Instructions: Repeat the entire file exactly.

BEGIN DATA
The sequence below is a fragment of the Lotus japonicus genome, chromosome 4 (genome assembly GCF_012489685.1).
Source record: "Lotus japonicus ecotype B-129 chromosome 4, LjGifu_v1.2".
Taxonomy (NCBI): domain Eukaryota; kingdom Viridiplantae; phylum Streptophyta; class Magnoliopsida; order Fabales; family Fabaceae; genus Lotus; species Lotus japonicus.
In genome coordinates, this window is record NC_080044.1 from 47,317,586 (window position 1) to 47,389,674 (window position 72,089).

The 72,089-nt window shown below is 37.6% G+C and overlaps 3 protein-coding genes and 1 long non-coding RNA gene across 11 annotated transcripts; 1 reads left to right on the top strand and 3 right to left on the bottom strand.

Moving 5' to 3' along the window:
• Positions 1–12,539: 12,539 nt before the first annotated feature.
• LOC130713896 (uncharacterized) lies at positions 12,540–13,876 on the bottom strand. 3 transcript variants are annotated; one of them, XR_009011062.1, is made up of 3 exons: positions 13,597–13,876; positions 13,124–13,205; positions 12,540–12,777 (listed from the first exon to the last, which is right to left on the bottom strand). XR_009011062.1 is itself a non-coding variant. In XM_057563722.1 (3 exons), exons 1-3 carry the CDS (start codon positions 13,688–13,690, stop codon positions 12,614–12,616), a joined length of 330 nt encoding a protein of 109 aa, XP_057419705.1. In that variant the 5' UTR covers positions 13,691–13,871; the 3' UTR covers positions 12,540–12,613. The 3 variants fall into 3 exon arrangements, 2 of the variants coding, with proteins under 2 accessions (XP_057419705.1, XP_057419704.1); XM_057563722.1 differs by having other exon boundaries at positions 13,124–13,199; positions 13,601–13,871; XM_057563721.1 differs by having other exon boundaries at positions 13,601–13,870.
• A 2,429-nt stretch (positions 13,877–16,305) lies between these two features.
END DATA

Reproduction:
The sequence below is a fragment of the Lotus japonicus genome, chromosome 4 (genome assembly GCF_012489685.1).
Source record: "Lotus japonicus ecotype B-129 chromosome 4, LjGifu_v1.2".
Taxonomy (NCBI): domain Eukaryota; kingdom Viridiplantae; phylum Streptophyta; class Magnoliopsida; order Fabales; family Fabaceae; genus Lotus; species Lotus japonicus.
In genome coordinates, this window is record NC_080044.1 from 47,317,586 (window position 1) to 47,389,674 (window position 72,089).

The 72,089-nt window shown below is 37.6% G+C and overlaps 3 protein-coding genes and 1 long non-coding RNA gene across 11 annotated transcripts; 1 reads left to right on the top strand and 3 right to left on the bottom strand.

Moving 5' to 3' along the window:
• Positions 1–12,539: 12,539 nt before the first annotated feature.
• LOC130713896 (uncharacterized) lies at positions 12,540–13,876 on the bottom strand. 3 transcript variants are annotated; one of them, XR_009011062.1, is made up of 3 exons: positions 13,597–13,876; positions 13,124–13,205; positions 12,540–12,777 (listed from the first exon to the last, which is right to left on the bottom strand). XR_009011062.1 is itself a non-coding variant. In XM_057563722.1 (3 exons), exons 1-3 carry the CDS (start codon positions 13,688–13,690, stop codon positions 12,614–12,616), a joined length of 330 nt encoding a protein of 109 aa, XP_057419705.1. In that variant the 5' UTR covers positions 13,691–13,871; the 3' UTR covers positions 12,540–12,613. The 3 variants fall into 3 exon arrangements, 2 of the variants coding, with proteins under 2 accessions (XP_057419705.1, XP_057419704.1); XM_057563722.1 differs by having other exon boundaries at positions 13,124–13,199; positions 13,601–13,871; XM_057563721.1 differs by having other exon boundaries at positions 13,601–13,870.
• A 2,429-nt stretch (positions 13,877–16,305) lies between these two features.